What are the effects of space travel on the human body?
- 14 May 2013
Commander Chris Hadfield has arrived safely back on Earth after his stint on board the International Space Station - but how has five months in space affected the Canadian astronaut?
Space wreaks havoc on almost every part of the human body because there is less gravity to create the conditions we experience living on Earth.
Loss of crucial calcium
"Astronauts lose a lot of calcium essential to their bones - it's a bit like osteoporosis here on Earth," says space scientist Dr Maggie Aderin-Pocock from University College London.
Osteoporosis is a disease, where bones become more brittle, which sometimes affects older people and women - and can mean you're more likely to break bones.
It's thought that this happens in space because astronauts don't do load-bearing exercise - like walking and running, or lifting things - pulling against the Earth's gravity.
To try to avoid this, while they're in space astronauts have a special diet and have to do up to two hours of exercise per day.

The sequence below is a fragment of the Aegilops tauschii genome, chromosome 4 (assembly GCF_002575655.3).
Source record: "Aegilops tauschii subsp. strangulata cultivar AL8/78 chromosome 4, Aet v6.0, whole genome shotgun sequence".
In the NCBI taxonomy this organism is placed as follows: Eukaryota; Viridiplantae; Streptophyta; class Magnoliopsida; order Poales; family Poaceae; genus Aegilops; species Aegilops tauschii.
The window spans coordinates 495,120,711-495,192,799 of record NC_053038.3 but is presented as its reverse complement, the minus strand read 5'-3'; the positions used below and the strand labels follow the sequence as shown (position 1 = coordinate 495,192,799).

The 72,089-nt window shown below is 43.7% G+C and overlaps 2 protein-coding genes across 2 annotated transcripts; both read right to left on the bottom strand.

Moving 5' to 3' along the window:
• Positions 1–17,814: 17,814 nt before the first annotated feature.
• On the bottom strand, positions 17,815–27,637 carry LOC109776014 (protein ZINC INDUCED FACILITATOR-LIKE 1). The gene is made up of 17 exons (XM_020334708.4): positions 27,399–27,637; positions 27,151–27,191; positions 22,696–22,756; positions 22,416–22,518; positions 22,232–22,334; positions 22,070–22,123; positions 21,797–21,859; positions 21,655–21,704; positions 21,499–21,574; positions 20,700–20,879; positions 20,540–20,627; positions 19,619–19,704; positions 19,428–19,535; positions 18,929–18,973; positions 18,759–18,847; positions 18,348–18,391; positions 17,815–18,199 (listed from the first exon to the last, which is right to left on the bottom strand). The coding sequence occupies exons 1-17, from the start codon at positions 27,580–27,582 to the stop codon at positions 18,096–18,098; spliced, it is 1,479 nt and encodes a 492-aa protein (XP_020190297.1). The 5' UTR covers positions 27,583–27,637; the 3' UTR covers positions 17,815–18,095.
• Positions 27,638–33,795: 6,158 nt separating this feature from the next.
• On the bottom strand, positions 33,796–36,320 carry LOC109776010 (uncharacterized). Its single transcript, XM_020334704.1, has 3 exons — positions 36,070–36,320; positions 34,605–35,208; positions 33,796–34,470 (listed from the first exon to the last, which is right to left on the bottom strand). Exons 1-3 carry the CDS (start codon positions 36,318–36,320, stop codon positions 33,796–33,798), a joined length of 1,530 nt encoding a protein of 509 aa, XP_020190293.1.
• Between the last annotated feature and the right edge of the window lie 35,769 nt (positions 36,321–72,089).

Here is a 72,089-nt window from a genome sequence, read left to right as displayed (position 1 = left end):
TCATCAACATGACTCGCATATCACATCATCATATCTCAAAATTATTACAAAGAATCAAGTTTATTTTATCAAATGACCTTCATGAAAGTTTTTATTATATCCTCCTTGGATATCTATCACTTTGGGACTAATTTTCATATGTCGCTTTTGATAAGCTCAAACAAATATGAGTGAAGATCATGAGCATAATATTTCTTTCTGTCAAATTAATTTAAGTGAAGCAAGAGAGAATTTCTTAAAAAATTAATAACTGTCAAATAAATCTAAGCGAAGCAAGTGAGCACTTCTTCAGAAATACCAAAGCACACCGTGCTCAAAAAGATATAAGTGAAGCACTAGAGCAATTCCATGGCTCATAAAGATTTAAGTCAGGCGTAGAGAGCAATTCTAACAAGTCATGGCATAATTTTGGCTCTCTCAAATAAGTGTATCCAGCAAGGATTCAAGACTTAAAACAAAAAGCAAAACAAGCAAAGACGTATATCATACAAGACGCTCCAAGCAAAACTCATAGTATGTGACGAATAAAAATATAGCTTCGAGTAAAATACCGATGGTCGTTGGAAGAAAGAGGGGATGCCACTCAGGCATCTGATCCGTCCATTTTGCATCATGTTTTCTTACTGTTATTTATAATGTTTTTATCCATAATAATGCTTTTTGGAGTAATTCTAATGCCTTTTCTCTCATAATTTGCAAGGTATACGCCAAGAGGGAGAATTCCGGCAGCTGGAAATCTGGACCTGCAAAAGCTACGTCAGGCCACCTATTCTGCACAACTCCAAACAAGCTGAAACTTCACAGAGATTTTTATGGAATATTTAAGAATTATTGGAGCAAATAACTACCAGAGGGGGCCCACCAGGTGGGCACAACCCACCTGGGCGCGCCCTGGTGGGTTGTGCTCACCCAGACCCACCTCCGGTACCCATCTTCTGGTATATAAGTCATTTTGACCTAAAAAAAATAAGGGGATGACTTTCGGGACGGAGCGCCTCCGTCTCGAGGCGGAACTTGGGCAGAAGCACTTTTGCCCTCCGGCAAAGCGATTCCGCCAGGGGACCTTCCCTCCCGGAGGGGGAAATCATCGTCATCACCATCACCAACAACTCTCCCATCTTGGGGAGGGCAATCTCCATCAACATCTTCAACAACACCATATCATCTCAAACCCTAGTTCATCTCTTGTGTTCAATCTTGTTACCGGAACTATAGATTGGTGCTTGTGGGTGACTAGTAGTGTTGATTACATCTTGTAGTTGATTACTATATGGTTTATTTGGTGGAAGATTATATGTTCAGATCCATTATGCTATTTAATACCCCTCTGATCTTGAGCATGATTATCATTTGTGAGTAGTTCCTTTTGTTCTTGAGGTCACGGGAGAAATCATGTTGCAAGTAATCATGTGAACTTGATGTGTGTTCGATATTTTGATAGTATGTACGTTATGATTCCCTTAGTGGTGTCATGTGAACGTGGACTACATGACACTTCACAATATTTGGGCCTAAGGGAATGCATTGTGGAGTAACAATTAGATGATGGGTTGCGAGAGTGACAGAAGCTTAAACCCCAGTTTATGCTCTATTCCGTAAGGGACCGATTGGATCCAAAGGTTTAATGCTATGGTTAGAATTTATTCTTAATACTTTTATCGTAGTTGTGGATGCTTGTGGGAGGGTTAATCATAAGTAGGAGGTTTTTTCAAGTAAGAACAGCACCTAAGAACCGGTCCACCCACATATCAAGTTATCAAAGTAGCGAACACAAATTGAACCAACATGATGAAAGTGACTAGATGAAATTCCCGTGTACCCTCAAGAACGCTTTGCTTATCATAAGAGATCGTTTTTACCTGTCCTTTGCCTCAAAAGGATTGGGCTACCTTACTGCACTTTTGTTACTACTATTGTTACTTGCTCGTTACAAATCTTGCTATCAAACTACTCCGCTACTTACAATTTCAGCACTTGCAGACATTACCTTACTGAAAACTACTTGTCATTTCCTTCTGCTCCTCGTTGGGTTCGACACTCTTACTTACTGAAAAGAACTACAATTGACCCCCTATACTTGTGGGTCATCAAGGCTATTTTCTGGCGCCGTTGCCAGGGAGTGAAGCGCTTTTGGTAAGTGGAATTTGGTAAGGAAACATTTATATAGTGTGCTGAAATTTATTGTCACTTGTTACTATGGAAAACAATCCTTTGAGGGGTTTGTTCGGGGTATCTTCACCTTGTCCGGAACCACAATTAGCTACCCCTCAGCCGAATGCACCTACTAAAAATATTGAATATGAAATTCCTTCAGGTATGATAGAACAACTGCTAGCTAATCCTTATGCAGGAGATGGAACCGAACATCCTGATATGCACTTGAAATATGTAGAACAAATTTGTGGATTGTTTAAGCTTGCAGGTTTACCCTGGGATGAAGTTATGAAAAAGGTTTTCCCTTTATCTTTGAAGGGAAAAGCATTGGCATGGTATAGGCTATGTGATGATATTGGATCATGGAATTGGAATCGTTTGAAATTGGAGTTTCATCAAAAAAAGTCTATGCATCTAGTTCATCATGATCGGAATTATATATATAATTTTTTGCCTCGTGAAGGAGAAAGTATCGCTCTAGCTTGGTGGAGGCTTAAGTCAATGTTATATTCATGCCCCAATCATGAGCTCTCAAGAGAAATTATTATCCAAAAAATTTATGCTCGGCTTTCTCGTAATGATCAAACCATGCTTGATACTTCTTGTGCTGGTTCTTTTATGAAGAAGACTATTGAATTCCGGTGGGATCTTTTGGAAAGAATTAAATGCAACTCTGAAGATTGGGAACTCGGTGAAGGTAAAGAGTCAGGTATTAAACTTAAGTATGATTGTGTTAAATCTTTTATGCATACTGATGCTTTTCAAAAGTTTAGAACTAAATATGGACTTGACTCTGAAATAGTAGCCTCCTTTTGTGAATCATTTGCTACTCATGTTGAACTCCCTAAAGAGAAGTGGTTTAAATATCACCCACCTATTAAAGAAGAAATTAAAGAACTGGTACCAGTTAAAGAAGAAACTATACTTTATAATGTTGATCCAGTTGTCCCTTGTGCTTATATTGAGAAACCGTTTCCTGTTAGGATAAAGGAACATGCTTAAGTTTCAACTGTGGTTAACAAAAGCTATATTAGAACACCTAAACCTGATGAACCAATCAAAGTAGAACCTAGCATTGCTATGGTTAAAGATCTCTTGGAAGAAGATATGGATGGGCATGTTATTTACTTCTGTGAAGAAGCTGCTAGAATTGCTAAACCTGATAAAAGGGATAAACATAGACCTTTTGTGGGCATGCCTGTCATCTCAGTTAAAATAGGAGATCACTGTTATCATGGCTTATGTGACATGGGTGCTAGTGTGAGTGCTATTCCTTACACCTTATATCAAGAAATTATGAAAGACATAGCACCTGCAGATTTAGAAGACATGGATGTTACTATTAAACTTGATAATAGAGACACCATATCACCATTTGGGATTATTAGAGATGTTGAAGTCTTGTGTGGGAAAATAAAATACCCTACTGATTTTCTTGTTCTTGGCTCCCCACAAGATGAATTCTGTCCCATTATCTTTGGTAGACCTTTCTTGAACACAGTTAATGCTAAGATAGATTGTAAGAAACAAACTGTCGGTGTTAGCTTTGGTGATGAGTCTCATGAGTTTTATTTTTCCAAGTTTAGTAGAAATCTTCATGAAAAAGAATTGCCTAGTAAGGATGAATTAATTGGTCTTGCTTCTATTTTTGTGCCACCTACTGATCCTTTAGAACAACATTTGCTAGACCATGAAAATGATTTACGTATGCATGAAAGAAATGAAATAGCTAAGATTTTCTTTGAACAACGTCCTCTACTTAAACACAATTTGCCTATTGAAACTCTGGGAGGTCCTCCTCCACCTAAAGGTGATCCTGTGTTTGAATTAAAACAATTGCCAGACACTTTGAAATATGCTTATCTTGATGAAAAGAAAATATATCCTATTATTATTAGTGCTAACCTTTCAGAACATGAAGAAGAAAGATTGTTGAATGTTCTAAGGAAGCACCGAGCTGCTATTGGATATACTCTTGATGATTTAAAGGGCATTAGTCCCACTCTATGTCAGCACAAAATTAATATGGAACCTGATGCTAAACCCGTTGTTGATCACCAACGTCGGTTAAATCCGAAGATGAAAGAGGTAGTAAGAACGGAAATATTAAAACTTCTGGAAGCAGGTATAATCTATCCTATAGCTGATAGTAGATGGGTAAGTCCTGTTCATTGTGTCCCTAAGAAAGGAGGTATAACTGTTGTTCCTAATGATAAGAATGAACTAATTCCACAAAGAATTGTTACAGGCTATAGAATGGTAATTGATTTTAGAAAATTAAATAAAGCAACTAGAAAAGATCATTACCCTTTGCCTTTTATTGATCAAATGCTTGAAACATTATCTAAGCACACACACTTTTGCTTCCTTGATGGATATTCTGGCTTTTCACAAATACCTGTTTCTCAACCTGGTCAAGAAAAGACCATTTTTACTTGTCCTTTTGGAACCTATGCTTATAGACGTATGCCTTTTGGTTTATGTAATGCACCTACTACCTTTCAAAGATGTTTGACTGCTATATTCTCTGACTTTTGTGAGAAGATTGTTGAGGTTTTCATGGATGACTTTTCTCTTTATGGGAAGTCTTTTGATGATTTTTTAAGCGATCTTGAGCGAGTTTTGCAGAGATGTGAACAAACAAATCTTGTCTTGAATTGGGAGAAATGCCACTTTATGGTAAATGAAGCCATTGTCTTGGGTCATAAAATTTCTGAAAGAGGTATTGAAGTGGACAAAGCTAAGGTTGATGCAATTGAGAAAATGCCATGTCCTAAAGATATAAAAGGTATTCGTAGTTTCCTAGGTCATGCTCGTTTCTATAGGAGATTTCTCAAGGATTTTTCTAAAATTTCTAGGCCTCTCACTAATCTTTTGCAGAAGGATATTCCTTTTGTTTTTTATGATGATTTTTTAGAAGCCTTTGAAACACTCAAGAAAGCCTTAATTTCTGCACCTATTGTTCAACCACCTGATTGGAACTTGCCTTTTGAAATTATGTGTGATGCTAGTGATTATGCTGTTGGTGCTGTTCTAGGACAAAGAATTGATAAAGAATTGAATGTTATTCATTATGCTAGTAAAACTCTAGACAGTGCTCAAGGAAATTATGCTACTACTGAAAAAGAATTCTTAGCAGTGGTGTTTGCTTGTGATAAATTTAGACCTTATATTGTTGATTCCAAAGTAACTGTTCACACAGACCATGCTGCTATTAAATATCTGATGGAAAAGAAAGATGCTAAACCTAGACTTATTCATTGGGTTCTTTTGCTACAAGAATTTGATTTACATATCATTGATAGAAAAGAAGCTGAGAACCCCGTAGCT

Muscles and bone waste away
Even then, after five months in orbit above the Earth, an astronaut like Commander Hadfield would typically lose as much as 40% of muscle and 12% of bone mass, says Jeremy Curtis from the UK Space Agency.
"The muscle loss is the equivalent of a 20-year-old turning into a 60-year-old over a period of three months," he says.
The 53-year-old astronaut will experience problems standing up and balancing - and he won't be able to drive to begin with.
He'll have to undergo a special rehabilitation programme for the next year to rebuild his muscles and bones - and he may never regain his previous bone mass.
The exposure to higher levels of radiation in space also means Chris may be more likely to suffer from cancer later on in life.
But on the plus side, scientists say studying the effects of space flight on the human body can help with developing new treatments for diseases like osteoporosis and cancer here on Earth. Thanks Commander Hadfield!